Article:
Ah, yes. It’s that time of year again and soon enough the scent of pecans will be filling the house. Having grown up, and now lived in Georgia my whole life, pecans have always been a big part of my diet. Generally considered a holiday treat and something amazing to make pies with, the humble pecan is much, much more. This versatile nut can be eaten raw, roasted, baked or used in sauces like pesto. Not only is it a great nut for nearly everything, if stored properly, you can eat them year-round. So in terms of it being ‘that time of year again’ for pecans, I really mean any part of the year.
Pecans grow throughout the summertime and are harvested at the end of summer and into fall. So technically, the pecan is a fall nut. This makes sense as right around Thanksgiving you see a big upsurge of them in grocery stores. This is part of the reason the pecan pie has become such a ubiquitous holiday favorite in the south. Because of sheer abundance, we had to figure out something to do with them.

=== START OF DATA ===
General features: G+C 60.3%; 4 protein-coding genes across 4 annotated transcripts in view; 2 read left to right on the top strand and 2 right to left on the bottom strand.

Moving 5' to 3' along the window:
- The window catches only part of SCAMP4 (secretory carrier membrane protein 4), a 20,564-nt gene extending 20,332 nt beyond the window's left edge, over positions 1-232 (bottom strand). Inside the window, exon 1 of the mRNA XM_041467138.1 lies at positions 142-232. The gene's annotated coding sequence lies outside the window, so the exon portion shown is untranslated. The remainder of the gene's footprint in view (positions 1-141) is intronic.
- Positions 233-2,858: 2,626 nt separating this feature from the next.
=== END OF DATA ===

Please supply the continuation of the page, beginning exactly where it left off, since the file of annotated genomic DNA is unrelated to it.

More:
However, if you’re a person that enjoys pecans and is excited by the fact that you can eat them year-round, you’re in luck. With proper storage, you can eat them for as long as you want. The key to maintaining the freshness of this versatile nut is air, or more specifically, keeping air out. Air is the silent killer of all things perishable and pecans are no exception.
Once the harvest season rolls around and you purchase your fresh pecans, put some into an airtight container or vacuum bag in which you can remove all of the air. A shelled pecan will stay fresh in a refrigerator for anywhere between three and six months, which is nothing to sneeze at. However, pecans that are properly frozen in an airtight container can last a full year. To thaw them for later snacking or baking, place them in the refrigerator so they thaw evenly and not too quickly.
No longer do you have to worry about pecans only being available in the fall and winter. With proper storage techniques you can enjoy this delicious nut for up to a year after its harvested. And why wouldn’t you want to? In addition to their tastiness, the pecan is very nutritious. So go ahead and snack all you want.
This article was written exclusively for Pick-A-Pepper by Pearson Farm, a fifth-generation family-owned business dedicated to growing Georgia Peaches and Georgia Pecans. You can also see Pearson Farm’s listingon Pick-A-Pepper.com.
- How Nutritious are Pecans?
- Pecans: A healthy snack
- Why Peach Trees Fail to Bloom
- Freezing Peaches
- 15 Vegetable Crops To Start Planting for Fall